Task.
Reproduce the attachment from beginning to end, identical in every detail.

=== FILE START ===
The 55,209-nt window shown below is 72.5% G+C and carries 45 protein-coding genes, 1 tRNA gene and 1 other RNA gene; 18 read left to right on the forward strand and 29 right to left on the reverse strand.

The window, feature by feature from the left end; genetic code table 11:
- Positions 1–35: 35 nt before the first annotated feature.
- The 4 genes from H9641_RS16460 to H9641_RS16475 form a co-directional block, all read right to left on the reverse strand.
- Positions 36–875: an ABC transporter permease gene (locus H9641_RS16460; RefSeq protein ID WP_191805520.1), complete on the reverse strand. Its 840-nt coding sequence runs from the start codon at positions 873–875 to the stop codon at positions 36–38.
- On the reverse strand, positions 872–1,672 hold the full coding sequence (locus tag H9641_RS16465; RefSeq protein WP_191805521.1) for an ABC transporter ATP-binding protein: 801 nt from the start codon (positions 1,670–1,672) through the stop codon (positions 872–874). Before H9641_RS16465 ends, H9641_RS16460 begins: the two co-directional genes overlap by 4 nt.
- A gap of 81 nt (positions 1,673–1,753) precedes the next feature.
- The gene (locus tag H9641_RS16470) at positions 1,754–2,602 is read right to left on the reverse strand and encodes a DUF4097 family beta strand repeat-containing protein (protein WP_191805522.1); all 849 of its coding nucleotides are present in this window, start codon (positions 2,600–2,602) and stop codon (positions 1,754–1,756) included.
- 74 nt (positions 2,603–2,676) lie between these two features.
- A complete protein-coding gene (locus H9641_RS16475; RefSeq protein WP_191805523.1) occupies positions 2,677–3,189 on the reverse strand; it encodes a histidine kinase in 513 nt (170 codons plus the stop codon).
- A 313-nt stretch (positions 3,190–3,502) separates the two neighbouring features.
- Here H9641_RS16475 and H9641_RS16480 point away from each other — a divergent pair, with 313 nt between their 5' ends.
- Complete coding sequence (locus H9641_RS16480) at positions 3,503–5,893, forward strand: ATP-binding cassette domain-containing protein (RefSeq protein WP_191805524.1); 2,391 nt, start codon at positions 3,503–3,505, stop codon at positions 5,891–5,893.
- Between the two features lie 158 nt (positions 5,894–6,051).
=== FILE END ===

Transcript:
The 55,209-nt window shown below is 72.5% G+C and carries 45 protein-coding genes, 1 tRNA gene and 1 other RNA gene; 18 read left to right on the forward strand and 29 right to left on the reverse strand.

The window, feature by feature from the left end; genetic code table 11:
- Positions 1–35: 35 nt before the first annotated feature.
- The 4 genes from H9641_RS16460 to H9641_RS16475 form a co-directional block, all read right to left on the reverse strand.
- Positions 36–875: an ABC transporter permease gene (locus H9641_RS16460; RefSeq protein ID WP_191805520.1), complete on the reverse strand. Its 840-nt coding sequence runs from the start codon at positions 873–875 to the stop codon at positions 36–38.
- On the reverse strand, positions 872–1,672 hold the full coding sequence (locus tag H9641_RS16465; RefSeq protein WP_191805521.1) for an ABC transporter ATP-binding protein: 801 nt from the start codon (positions 1,670–1,672) through the stop codon (positions 872–874). Before H9641_RS16465 ends, H9641_RS16460 begins: the two co-directional genes overlap by 4 nt.
- A gap of 81 nt (positions 1,673–1,753) precedes the next feature.
- The gene (locus tag H9641_RS16470) at positions 1,754–2,602 is read right to left on the reverse strand and encodes a DUF4097 family beta strand repeat-containing protein (protein WP_191805522.1); all 849 of its coding nucleotides are present in this window, start codon (positions 2,600–2,602) and stop codon (positions 1,754–1,756) included.
- 74 nt (positions 2,603–2,676) lie between these two features.
- A complete protein-coding gene (locus H9641_RS16475; RefSeq protein WP_191805523.1) occupies positions 2,677–3,189 on the reverse strand; it encodes a histidine kinase in 513 nt (170 codons plus the stop codon).
- A 313-nt stretch (positions 3,190–3,502) separates the two neighbouring features.
- Here H9641_RS16475 and H9641_RS16480 point away from each other — a divergent pair, with 313 nt between their 5' ends.
- Complete coding sequence (locus H9641_RS16480) at positions 3,503–5,893, forward strand: ATP-binding cassette domain-containing protein (RefSeq protein WP_191805524.1); 2,391 nt, start codon at positions 3,503–3,505, stop codon at positions 5,891–5,893.
- Between the two features lie 158 nt (positions 5,894–6,051).